"Signing on" on ocean tugs?

Hello all,
Ive recently gone from ships to tugs, ATBs specifically.
I was surprised when I “signed” on my first tour and wasn’t immediately instructed to grab my documents, find my relief and go see the old man to sign on/off.
Im even on a tug that is sailing to Canada regularly, which requires having my STCW OICEW, as I’m an engineer. Being STCW complaint was even a term of employment to be hired. Unsure if that is relevant or not though

I was told by the company that when the time came to upgrade my 3AE to 2AE. I would be able to obtain a letter from our licensing department stating my service time, but based on days I was paid. I should note I get a daily rate too, so even if travel is involved it would go towards seatime according to said letter…as far as the company is concerned.

Ive dug through some of the CFRs but with no luck thus far on info about this.

In summary,
Do any other offshore tuggers sign articles? How have you done your sea service letters? Has the USCG given you any hassle proving you were on board when you said you were?


I’m on ATBs and we sign articles every hitch. Whenever a letter is needed we just call the office and they provide us with a letter.

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I haven’t signed articles. Instead, a sea service letter detailing number of days, the vessel, and whether beyond COLREGS should be available from the company on request. Days were determined from pay, so not strictly accurate. Ask human resources.

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I’ve never heard of a tug crew signing articles but a few tugs issue discharges.

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A discharge can be issued at pay-off to a crew member regardless if the articles have been signed on not.

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We sign on and sign off and it gets faxed to the office and carbon copies are kept on file

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First company (‘81-‘87) got a Discharge after every trip. Since then I’ve never received a Discharge from any company. Sea service letters are the ‘proof’ you need. Years ago at REC BOS they pulled out a binder of signatures and verified the HR person had signed the letter. That was a surprise! I’ve never had anyone question my time, vessels, or veracity of my letters (other than that particular signature check).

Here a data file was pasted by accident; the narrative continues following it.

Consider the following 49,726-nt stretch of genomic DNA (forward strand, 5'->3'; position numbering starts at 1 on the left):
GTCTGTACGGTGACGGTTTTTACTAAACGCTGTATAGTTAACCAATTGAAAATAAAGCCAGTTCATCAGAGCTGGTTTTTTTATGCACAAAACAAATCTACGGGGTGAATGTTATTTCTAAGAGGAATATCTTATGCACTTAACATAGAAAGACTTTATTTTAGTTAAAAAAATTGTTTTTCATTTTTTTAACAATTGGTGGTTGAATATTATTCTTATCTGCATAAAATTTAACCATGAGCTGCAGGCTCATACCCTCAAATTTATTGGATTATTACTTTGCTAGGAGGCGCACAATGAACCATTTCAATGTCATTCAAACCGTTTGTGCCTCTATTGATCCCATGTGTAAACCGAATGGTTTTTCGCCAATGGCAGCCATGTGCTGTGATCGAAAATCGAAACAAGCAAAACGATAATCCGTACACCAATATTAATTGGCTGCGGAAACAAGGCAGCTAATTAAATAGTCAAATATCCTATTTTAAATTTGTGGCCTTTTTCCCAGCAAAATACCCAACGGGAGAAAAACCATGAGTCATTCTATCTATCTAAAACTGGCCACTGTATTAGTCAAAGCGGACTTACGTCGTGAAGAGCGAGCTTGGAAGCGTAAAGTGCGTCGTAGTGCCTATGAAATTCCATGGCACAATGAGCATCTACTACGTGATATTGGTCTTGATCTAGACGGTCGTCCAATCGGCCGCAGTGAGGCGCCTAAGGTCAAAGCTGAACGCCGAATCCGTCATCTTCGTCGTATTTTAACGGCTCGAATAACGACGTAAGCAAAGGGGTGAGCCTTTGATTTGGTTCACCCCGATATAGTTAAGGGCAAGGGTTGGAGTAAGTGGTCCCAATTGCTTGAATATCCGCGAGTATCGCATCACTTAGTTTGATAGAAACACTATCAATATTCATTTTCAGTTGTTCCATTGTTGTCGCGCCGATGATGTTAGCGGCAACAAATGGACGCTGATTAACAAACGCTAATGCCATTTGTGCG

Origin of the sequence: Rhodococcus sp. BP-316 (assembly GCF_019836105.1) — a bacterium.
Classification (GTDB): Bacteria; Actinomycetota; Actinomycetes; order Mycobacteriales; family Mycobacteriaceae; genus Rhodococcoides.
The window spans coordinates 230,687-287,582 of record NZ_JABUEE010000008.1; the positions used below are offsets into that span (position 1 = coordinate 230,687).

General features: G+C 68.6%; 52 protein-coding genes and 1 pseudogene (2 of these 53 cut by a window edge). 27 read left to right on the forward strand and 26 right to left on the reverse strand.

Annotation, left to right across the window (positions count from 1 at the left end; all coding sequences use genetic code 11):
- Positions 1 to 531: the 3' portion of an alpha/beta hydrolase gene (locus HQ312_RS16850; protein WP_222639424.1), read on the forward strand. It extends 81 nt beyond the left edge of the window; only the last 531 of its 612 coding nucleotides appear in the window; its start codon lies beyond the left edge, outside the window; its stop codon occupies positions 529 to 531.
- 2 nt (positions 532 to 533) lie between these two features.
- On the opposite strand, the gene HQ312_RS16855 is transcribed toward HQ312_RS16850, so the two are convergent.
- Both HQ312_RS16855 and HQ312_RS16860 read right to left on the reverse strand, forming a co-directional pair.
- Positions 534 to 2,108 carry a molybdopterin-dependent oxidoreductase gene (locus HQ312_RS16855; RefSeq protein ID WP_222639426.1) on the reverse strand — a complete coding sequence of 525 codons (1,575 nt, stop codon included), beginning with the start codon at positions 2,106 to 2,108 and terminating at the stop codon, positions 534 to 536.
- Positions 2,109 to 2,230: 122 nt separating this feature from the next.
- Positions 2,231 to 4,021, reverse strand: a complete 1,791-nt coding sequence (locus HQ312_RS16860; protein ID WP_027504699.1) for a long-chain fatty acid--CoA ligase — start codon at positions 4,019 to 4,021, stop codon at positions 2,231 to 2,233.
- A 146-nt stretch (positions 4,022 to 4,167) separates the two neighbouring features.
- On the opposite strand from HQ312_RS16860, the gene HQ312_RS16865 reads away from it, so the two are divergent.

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In my situation the place where crew needs to “sign-on” is an entry into the payroll program, NS5 or whatever. That’s what is going to led to them getting paid etc. The same program is also used to generate the discharge slip.

From that standpoint the articles is mostly just an irrelevant, obsolete piece of paper.This is even more true on a ship with a union contract because the contract determines the pay and conditions, not the articles.

The articles do remain a legally required document.

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Thanks Everyone!!!
Sounds like my situation is not uncommon, nor is it any serious issue.
I do miss getting the old ticket style discharges. Its always something to look at the stack of em.

Doesn’t sound the the USCG really cares either way, so I guess I wont either…

Is the USCG still giving 1 1/2 sea days for standing 12 hours of watch? If they are, then your letter needs to say you stood 12 hours of watch.

Back when I was dealing with the Baltimore REC, I was told that they liked the “Company Letters” much better than having to go though each and every discharge.

In all my years of sailing on Tugs, only one company issued discharges.

The only time I’ve signed articles was on a foreign voyage. Only one company gave discharges and they sailed foreign regularly. We do still get 1 1/2 days seatime for 12 hour watches.

The discharges are supposed to me mailed (or emailed now) to NMC and they enter them into your file as they come in. If everyone used discharges they’d always have a running tally of your sea time.

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